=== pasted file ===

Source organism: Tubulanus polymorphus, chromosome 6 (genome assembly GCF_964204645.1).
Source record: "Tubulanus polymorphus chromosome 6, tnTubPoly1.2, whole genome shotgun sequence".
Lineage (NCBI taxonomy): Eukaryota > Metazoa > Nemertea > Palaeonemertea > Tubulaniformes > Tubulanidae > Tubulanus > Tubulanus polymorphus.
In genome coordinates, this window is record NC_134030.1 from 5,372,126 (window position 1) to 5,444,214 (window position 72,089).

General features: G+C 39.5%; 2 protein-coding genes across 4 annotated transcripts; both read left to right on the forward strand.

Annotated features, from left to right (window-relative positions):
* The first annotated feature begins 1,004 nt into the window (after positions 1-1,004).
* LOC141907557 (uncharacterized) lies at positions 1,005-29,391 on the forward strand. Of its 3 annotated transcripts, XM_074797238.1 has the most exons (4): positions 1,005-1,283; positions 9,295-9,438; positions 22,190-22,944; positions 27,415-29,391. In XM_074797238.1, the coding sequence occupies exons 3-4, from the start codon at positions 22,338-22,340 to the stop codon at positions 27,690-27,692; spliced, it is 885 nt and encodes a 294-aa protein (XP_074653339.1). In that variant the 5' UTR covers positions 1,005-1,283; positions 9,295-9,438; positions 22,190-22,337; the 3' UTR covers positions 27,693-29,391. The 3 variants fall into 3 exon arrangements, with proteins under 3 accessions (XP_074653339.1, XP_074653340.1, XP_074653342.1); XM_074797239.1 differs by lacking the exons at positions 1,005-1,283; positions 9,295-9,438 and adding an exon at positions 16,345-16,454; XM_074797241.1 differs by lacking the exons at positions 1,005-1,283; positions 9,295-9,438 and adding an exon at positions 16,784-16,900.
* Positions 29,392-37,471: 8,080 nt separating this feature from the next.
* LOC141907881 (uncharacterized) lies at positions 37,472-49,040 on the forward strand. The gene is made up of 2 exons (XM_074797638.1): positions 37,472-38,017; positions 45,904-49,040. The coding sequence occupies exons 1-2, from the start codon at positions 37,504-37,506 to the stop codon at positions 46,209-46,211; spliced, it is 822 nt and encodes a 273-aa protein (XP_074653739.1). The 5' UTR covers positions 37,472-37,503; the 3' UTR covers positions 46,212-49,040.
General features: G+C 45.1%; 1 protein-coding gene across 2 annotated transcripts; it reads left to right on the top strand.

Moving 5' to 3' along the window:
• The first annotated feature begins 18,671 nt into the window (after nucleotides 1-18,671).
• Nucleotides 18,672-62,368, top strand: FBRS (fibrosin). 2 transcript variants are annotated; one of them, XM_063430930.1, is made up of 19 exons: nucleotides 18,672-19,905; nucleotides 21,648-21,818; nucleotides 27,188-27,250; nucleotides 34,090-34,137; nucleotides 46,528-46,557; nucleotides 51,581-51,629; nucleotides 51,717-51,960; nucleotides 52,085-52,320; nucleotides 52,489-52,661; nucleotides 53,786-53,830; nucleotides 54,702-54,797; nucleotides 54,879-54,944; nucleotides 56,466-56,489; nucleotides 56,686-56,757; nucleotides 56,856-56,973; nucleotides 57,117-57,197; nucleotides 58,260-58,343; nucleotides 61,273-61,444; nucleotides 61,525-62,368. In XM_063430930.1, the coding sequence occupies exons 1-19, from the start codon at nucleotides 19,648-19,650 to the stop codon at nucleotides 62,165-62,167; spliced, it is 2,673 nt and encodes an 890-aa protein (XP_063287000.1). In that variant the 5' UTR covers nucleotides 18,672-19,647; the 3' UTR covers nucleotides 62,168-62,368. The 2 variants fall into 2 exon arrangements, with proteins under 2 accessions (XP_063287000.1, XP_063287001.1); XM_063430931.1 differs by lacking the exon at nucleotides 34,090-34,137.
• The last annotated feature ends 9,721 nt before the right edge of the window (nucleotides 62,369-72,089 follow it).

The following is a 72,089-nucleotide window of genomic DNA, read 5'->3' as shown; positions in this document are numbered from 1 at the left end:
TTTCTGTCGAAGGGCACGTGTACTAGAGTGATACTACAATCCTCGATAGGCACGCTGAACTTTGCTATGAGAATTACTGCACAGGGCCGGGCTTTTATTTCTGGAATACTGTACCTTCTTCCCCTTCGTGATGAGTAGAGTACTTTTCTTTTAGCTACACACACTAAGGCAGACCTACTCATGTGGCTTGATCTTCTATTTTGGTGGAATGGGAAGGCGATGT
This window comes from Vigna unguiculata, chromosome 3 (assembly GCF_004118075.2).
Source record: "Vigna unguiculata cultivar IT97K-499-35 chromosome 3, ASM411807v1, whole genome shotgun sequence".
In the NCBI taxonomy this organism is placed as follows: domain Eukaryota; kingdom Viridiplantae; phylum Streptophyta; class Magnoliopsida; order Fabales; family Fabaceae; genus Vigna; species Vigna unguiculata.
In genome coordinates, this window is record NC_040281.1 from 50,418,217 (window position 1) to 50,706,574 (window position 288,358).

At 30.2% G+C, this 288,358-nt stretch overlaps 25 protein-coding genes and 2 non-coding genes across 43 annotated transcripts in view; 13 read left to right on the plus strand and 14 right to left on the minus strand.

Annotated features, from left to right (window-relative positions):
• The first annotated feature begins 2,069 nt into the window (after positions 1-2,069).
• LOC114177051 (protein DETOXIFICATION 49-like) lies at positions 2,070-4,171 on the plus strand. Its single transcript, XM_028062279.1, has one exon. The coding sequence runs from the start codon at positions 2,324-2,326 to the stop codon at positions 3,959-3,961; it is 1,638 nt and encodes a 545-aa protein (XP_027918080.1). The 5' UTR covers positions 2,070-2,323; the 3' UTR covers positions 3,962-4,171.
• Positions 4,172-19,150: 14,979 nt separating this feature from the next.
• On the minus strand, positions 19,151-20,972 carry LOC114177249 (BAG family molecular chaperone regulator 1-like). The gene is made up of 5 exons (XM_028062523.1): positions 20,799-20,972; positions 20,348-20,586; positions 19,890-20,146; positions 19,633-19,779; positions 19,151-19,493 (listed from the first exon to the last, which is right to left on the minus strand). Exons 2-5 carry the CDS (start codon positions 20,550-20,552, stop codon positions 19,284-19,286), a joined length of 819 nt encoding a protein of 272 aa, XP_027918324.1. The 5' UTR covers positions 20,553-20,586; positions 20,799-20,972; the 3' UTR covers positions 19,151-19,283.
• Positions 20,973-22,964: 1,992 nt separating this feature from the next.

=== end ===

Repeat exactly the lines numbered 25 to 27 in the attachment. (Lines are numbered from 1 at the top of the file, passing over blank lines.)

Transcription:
• LOC114177051 (protein DETOXIFICATION 49-like) lies at positions 2,070-4,171 on the plus strand. Its single transcript, XM_028062279.1, has one exon. The coding sequence runs from the start codon at positions 2,324-2,326 to the stop codon at positions 3,959-3,961; it is 1,638 nt and encodes a 545-aa protein (XP_027918080.1). The 5' UTR covers positions 2,070-2,323; the 3' UTR covers positions 3,962-4,171.
• Positions 4,172-19,150: 14,979 nt separating this feature from the next.
• On the minus strand, positions 19,151-20,972 carry LOC114177249 (BAG family molecular chaperone regulator 1-like). The gene is made up of 5 exons (XM_028062523.1): positions 20,799-20,972; positions 20,348-20,586; positions 19,890-20,146; positions 19,633-19,779; positions 19,151-19,493 (listed from the first exon to the last, which is right to left on the minus strand). Exons 2-5 carry the CDS (start codon positions 20,550-20,552, stop codon positions 19,284-19,286), a joined length of 819 nt encoding a protein of 272 aa, XP_027918324.1. The 5' UTR covers positions 20,553-20,586; positions 20,799-20,972; the 3' UTR covers positions 19,151-19,283.